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Canada positioned itself as a world leader on climate change — is it?

Global News with Angela Carter 26 September 2019

 

Just after the 2015 federal election, Justin Trudeau claimed Canada was “back” on the world stage as a leader on climate change. Years later, however, experts say Canada isn’t doing enough.

Studies on the issue, and climate advocates, suggest Canada has a long way to go in terms of curbing its emissions.

An April 2019 report on emissions showed 716 million tonnes of greenhouse gases were produced in Canada in 2017 — an increase of eight million tonnes from 2016.

The uptick pushed Canada even further away from its Paris climate change agreement pledge to slash emissions to 70 per cent of what they were in 2005 by 2030.

Pressure on Canada — and the rest of the world — to take a stronger stance on climate change mounted this week, during the United Nations Climate Action Summit.

The New York conference involved leaders from around the world, but high-ranking Canadian officials didn’t attend due to the election campaign.

Environmental Defence’s national climate program director, Dale Marshall, was at the summit this week and told Global News that there has been a “shift” in Canada’s reputation on climate change.

“It’s mixed record,” he said. ” There have been some initiatives that have been welcomed, but Canada needs to be doing a lot more.”

Marshall said that other countries are starting to think about reducing the amount of oil and gas that they produce and limiting emissions. He cited the example of New Zealand, which announced last year that it would not grant any new offshore oil exploration permits.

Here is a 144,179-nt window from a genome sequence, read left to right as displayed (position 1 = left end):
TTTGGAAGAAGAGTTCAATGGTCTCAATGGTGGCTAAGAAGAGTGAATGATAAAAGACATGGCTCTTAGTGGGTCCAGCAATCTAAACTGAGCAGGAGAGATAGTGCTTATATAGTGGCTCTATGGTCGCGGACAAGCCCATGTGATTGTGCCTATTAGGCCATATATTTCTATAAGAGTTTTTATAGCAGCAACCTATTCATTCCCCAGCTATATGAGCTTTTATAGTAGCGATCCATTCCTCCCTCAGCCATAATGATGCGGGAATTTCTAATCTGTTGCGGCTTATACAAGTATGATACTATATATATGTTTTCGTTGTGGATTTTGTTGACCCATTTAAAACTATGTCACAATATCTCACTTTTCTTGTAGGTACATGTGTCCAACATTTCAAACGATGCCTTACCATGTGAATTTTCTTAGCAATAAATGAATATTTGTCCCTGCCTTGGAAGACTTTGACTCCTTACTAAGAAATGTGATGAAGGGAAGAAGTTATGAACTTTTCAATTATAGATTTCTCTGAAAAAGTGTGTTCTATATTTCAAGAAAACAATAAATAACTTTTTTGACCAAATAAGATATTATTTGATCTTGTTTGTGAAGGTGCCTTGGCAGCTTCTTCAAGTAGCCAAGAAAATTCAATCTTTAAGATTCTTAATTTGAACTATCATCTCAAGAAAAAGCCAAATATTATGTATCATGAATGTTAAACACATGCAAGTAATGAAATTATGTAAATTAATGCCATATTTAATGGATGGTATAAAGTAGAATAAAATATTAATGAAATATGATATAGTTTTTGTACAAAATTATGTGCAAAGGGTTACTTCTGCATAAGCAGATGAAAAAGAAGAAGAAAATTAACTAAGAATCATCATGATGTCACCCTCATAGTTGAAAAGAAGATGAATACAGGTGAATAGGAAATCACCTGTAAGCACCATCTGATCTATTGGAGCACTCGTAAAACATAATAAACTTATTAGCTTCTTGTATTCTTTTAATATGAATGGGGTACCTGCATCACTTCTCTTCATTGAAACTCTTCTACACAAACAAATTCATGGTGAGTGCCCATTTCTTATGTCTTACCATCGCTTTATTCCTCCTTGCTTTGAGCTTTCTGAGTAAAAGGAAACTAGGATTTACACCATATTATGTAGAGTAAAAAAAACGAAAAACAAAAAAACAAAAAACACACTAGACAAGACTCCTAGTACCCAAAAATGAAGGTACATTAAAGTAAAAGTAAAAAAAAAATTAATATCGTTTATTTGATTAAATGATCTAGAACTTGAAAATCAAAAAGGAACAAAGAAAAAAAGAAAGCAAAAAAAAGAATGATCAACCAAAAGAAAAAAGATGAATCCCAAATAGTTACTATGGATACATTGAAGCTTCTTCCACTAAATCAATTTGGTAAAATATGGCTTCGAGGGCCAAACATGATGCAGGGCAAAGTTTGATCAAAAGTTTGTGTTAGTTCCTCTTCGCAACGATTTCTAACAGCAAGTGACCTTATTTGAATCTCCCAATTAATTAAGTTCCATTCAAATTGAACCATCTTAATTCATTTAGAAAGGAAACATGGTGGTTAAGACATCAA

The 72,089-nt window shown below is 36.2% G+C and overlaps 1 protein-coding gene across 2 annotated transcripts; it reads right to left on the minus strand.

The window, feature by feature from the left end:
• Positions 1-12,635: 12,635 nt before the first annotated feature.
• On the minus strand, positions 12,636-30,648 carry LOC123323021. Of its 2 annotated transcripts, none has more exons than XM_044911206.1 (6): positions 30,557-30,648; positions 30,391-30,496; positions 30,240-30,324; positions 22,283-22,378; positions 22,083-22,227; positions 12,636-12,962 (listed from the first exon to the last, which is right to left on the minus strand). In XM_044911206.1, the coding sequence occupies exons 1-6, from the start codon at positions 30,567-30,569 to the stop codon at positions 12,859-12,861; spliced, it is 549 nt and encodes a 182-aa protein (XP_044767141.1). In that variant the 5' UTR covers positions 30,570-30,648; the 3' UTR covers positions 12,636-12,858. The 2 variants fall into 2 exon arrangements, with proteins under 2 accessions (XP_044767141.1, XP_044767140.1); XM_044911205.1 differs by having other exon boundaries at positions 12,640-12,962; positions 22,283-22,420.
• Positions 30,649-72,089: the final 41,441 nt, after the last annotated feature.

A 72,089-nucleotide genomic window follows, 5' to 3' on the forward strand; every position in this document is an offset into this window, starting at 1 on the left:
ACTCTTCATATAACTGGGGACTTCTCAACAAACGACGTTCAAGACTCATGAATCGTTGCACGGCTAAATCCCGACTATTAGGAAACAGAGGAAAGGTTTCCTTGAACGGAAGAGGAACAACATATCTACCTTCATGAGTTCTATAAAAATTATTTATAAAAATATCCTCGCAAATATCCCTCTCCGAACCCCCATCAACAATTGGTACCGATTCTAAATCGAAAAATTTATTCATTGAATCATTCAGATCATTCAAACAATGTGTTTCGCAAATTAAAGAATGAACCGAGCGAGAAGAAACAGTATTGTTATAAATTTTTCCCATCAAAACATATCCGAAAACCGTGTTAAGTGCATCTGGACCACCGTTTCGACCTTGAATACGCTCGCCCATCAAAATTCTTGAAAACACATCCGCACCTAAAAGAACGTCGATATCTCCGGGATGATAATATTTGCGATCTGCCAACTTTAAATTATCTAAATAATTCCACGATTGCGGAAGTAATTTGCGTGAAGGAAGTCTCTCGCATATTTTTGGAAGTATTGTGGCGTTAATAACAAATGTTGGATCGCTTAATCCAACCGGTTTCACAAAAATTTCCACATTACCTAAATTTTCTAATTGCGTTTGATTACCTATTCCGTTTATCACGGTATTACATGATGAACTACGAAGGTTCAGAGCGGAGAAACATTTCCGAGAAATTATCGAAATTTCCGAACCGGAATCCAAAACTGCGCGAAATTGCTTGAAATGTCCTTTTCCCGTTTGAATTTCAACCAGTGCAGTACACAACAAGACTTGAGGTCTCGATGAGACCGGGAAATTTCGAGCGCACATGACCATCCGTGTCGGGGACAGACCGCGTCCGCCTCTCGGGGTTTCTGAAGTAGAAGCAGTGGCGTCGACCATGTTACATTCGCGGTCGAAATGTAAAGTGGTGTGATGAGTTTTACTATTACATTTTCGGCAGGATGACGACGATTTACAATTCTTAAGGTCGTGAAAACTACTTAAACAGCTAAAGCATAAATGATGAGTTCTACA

“We will have to curtail production of oil and gas,” he said. “Canada is going to have to do that at some point.”

When it comes to countries promising action, Marshall pointed out Finland, which has pledged to become carbon neutral by 2035.

He also cited promises from developing countries, which have set ambitious climate agendas, but need support from wealthy countries to achieve them.

While Canadian officials were unable to attend the UN conference, Marshall said he hopes the discussions that happened influence leaders on the campaign trail.

“We’re hoping that the fact that this summit happened means that parties commit to much greater action if they do form government.”

“Other countries continue to step up in ways that Canada hasn’t yet,” he said.

The issue of climate change is important to Canadian voters, according to an Ipsos poll conducted on behalf of Global News.

The poll found that climate change is becoming a “consensus issue” in Canada, with agreement across generations and genders that it needs to be addressed. One in three Canadians believe the country needs to do “everything we can” to fight climate change immediately.

Climate change, according to respondents, is the third-most important issue in the election behind health care and affordability.

Despite agreement that climate change is an important issue, many seem to be unaware of how Canada is handling the issue.

For example, last November, a coalition of international climate organizations found that Canada produces the most per-person greenhouse gas emissions among G20 economies.

But when asked if this was true or false, only 13 per cent of respondents in the poll had the correct answer. Fifty-four per cent said it was false and 34 per cent said they didn’t know.

Sean Simpson, vice president of Ipsos, says there are two reasons why Canadians might not get the facts straight on the issue: misinformation on social media and a lack of information from the government.